known as ISO 32000-2, with a version of PDF 2.0, expected to be
   published in 2017.

   In addition to ISO 32000-1:2008 and 32000-2, several subset standards
   have been defined to address specific use cases and standardized by
   the ISO.  These standards include PDF for Archival (PDF/A) [ISOPDFA],
   PDF for Engineering (PDF/E) [ISOPDFE], PDF for Universal
   Accessibility (PDF/UA) [ISOPDFUA], PDF for Variable Data and
   Transactional Printing (PDF/VT) [ISOPDFVT], and PDF for Prepress
   Digital Data Exchange (PDF/X) [ISOPDFX].  The subset standards are
   fully compliant PDF files capable of being displayed in a general PDF
   viewer.

3.  Fragment Identifiers

   Fragment identifiers appear at the end of a URI, and provide a way to
   reference an anchor to subordinate content within the target of the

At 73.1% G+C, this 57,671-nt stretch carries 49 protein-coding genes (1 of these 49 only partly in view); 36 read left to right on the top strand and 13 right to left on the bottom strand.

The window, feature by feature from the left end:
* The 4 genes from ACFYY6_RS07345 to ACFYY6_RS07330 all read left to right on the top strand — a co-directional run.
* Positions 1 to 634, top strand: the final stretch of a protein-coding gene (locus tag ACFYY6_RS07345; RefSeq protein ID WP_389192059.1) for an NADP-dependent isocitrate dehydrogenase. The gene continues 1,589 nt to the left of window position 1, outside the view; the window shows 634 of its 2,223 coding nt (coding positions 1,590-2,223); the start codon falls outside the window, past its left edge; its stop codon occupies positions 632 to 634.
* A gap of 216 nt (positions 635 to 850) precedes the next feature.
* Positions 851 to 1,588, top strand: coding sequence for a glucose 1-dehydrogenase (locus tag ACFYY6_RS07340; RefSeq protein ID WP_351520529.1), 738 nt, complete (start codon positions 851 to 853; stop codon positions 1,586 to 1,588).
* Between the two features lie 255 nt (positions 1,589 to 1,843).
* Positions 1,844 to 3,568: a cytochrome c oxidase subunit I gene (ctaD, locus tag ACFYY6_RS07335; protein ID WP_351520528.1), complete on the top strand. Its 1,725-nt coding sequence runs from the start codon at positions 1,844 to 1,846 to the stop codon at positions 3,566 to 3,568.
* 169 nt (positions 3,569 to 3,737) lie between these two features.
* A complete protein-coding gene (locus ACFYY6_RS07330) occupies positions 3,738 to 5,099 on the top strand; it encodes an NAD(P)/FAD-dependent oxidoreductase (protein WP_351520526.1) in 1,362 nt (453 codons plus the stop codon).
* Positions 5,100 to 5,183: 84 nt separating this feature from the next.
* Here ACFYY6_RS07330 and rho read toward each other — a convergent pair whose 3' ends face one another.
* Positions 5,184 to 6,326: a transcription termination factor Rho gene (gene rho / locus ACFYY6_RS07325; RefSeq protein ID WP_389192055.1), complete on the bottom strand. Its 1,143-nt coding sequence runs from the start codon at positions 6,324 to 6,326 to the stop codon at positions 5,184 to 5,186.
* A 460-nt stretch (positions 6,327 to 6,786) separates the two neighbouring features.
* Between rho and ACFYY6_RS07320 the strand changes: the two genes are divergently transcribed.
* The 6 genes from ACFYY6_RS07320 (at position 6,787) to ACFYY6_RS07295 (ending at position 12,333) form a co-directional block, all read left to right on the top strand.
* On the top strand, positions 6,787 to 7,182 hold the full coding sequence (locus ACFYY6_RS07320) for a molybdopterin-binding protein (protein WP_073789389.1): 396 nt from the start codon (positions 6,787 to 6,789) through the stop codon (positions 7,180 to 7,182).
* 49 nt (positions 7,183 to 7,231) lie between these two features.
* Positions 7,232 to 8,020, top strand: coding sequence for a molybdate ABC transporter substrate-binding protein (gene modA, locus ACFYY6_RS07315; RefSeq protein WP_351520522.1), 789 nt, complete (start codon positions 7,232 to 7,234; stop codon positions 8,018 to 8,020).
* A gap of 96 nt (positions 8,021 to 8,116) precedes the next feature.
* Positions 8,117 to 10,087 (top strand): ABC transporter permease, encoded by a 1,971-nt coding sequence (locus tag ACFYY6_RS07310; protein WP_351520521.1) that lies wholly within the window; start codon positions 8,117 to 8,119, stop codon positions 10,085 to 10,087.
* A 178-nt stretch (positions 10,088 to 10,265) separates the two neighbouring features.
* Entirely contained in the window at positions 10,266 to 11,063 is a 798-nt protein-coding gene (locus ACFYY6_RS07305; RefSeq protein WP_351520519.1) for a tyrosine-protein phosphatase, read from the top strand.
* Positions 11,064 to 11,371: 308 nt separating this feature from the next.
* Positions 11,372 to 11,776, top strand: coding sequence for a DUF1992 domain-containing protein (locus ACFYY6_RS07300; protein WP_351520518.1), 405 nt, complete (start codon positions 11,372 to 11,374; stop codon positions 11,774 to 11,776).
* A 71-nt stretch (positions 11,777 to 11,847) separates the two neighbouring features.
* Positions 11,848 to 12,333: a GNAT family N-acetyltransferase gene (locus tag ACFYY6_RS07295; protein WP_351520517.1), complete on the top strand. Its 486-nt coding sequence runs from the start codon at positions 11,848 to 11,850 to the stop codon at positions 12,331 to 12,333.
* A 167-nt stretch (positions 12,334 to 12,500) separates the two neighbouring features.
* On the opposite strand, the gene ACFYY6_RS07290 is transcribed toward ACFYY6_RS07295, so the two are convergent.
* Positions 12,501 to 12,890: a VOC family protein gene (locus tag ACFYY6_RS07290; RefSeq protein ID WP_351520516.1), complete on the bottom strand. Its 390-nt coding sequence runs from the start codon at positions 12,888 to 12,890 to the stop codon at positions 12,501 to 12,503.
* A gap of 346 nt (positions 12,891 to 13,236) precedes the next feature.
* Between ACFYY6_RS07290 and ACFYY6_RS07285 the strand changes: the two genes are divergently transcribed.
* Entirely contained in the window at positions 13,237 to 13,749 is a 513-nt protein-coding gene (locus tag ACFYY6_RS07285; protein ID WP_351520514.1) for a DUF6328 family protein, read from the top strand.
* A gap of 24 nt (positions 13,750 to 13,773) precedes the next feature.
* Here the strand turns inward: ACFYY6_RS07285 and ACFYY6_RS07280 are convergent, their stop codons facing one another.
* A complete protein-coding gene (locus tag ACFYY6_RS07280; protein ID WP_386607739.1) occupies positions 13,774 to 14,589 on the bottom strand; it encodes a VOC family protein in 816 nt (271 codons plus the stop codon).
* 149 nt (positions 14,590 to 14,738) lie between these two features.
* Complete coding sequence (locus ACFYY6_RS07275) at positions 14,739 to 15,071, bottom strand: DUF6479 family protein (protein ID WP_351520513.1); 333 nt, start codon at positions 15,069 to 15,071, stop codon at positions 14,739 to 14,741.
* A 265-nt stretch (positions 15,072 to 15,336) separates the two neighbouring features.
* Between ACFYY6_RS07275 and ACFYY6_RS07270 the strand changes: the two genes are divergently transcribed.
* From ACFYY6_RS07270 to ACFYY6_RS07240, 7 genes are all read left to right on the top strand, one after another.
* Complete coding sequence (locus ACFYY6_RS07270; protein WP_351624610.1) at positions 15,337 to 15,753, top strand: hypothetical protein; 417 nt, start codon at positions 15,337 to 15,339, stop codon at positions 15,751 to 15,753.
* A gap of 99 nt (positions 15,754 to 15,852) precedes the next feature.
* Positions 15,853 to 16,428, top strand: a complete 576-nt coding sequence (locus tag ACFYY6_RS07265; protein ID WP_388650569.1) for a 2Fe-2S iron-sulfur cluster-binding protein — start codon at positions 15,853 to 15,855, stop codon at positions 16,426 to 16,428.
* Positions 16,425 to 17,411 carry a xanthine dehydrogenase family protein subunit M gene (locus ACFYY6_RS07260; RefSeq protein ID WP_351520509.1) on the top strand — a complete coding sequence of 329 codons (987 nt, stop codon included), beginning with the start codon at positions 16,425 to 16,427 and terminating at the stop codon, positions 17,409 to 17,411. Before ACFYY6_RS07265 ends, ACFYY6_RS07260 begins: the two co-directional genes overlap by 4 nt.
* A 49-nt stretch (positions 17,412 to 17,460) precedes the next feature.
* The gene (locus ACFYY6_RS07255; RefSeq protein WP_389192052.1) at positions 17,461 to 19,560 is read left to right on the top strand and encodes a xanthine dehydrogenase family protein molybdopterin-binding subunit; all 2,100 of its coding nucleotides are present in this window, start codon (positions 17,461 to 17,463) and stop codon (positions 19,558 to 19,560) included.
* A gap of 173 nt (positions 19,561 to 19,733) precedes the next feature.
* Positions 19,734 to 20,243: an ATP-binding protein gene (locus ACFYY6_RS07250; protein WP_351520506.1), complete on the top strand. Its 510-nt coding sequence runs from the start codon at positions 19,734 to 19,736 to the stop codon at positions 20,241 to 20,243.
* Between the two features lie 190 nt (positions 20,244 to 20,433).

URI, or additional parameters to the process of opening the
   identified content.  The syntax and semantics of fragment identifiers
   is referenced in the media type definition.

   The specification of fragment identifiers for PDF appeared originally
   in [RFC3778], but now will be included in ISO 32000-2 [ISOPDF2].
   This section is a summary of that material.  Any disagreements
   between that document and this should be resolved in favor of the ISO
   32000-2 definition, once that has been approved.

   A fragment identifier for PDF has one or more parameters, separated
   by the ampersand (&) or pound (#) character.  Each parameter consists



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   of the parameter name, "=" (equal), and the parameter value; lists of
   values are comma-separated, and parameter value strings may be URI-
   encoded ([RFC3986]).  Parameters are processed left to right.

   Coordinate values (such as <left>, <right>, <width>) are expressed in
   the default user space coordinate system of the document: 1/72 of an
   inch measured down and to the right from the upper-left corner of the